Extinguish the Flaming Social Media Trashpile!

Dec 31, 2021 | Op-Ed, Technical & How-To

The “Fire Tetrahedron” of Social Media

Most of us learned about the Fire Triangle back in grade school. To burn, a fire needs three things: fuel, a heat source, and oxygen. Take away one of those things, and you can extinguish the fire. But there is also something called the Fire Tetrahedron: Add a chemical chain reaction to the fire, once ignited, and it feeds itself. It becomes significantly harder to extinguish.

Social media runs on things commonly called “social proof” and “engagement.”

Social proof is a lot like a middle-school popularity contest.

Engagement requires slightly more than passive eye-rolling from observers. The trick is to get your “followers” to do something. Basic engagement could be as simple as clicking the thumbs-up icon on Facebook. “Yay, you,” thinks the user. “Whatever.” If you can get them to spend a little more effort – to change the thumbs-up to a heart emoji, for example – you actually got something like a “reaction” out of them. But the holy grail of engagement – getting a thing to “go viral” or “spread like wildfire” online – requires the equivalent of fuel, a heat source, and oxygen. Add in a chain reaction – getting others to share and build on it – and “the algorithm” (a mythical, poorly-understood, often reverentially referenced or cursed) will “reward” you with its attentions.

Will it reward you with sales? Will it reward you with paying jobs as an internet “influencer”?

Honestly, I’m not sure what the ROI is on this largely thoughtless, mechanical attention. Some businesses see it as a matter of economic life or death, while others wisely ignore the whole thing. I think it depends on how much customers need, or more importantly, want, to interact with their favorite brands online and how good the social media teams behind those brands are at making their customers feel special.

That said, when individuals get caught up in playing “Burn, Baby, Burn!” on social media, it can come across as desperately pathetic. My theory is that it is killing genuine conversation and relationships online, spoiling everyone’s fun, and will eventually lead to burn-out and the (possibly overdue) death of social media altogether. Unfortunately, it will drag things like “community” with it, because by the time it’s all said and done, we’ll be so tired of each other we’ll wish we were hermits.


Advertisers have long known that there are three things that reliably sell product: sex, fear, and death. You don’t need all three, but a combination of any of these three elements is best. Thus, “fear of sex” is good; “fear of dying in the middle of sex” is even better. Buy condoms and life insurance.

The fuel for engagement is a good story, a controversial opinion, a funny meme, or a cute cat. Throw in fear, sex, or death, and you’ve got a winning formula, for sure! “Fear of dying without ever getting laid” is another good one, and it’s not an unreasonable fear for those obsessed with promoting their “personal brand” and “going viral” on social media. There’s nothing wrong with knowing your “personal brand” or “going viral” with a good post, but when it requires the equivalent of an over-smoothing filter and animated sparklies on your entire life – when you start talking about “curating” your Instagram or “optimizing” your LinkedIn profile, consider the possibility that, as a living, breathing, flawed and ordinary human, you may be taking the whole thing too far.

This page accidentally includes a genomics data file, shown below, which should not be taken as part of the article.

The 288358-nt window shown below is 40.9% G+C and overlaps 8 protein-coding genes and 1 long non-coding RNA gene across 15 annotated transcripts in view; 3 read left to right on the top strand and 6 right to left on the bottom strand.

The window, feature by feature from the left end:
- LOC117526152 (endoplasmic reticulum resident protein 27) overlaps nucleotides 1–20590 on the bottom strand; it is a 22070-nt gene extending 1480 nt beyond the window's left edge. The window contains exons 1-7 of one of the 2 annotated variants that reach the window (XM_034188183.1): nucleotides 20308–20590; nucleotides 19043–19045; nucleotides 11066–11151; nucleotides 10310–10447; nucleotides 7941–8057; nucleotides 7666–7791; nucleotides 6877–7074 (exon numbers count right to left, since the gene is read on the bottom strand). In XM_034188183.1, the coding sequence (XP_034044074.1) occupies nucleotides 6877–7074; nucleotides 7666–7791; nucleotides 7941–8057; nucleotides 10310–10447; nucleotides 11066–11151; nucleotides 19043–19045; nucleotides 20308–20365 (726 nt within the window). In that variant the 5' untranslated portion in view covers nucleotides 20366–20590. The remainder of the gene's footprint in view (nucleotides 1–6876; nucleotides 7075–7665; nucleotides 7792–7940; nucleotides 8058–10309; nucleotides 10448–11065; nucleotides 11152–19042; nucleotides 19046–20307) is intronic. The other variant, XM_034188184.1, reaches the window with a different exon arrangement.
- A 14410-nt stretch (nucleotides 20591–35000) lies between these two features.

Speaking of taking the whole thing too far, if your goal is to appear trustworthy and employable, don’t steal others’ good stories from somewhere else on the internet, then try to pass them off on LinkedIn as your own.

Heat Source

To get a “Like” requires very little effort beyond your followers’ desire to make sure you feel “seen” and validated. I could click “Like” all day, just to make you feel good about yourself. This is where a little pot-stirring can come in handy. In today’s powder-keg of social media, you probably don’t want to ask “Why isn’t cannibalism a good idea for population control?” Asking whether it’s okay to put pineapples or anchovies on pizza is about the right amount of heat. If you want to stand out from the crowd, don’t be an ordinary troll.


In all seriousness, the unethical social media “influencers” and wannabe “influencers” out there rival the number of zombies it would take to equal an “apocalypse.” Avoid giving them oxygen – also known as “attention.” It’s harder than you think. For years, we’ve been told “don’t feed the trolls.” We are still feeding the trolls. But next time you’re really tempted to share something from someone you don’t know, personally, stop and think, “Do I really want to do this? What are they gaining from it? Do I want to give them that?”

I’m not going to share the original links that prompted me to write the following posts on LinkedIn, but with very little effort, you could find them. And there are countless more examples – these are but two drops in a sea of superficiality and nonsense.

Nobody wants to end up as a bad example posted to Reddit’s r/LinkedInLunatics. And if someone asks you if you used ShlinkedIn, maybe you should scrub all your social media and rethink your life.

Chain Reaction

You are the chemical chain reaction. Each time you share, you fuel the fire and fan the flames. Before you do that, here are a few things to think about:

  • Does the headline match the content or is it just “click bait” that will set a reader up for disappointment?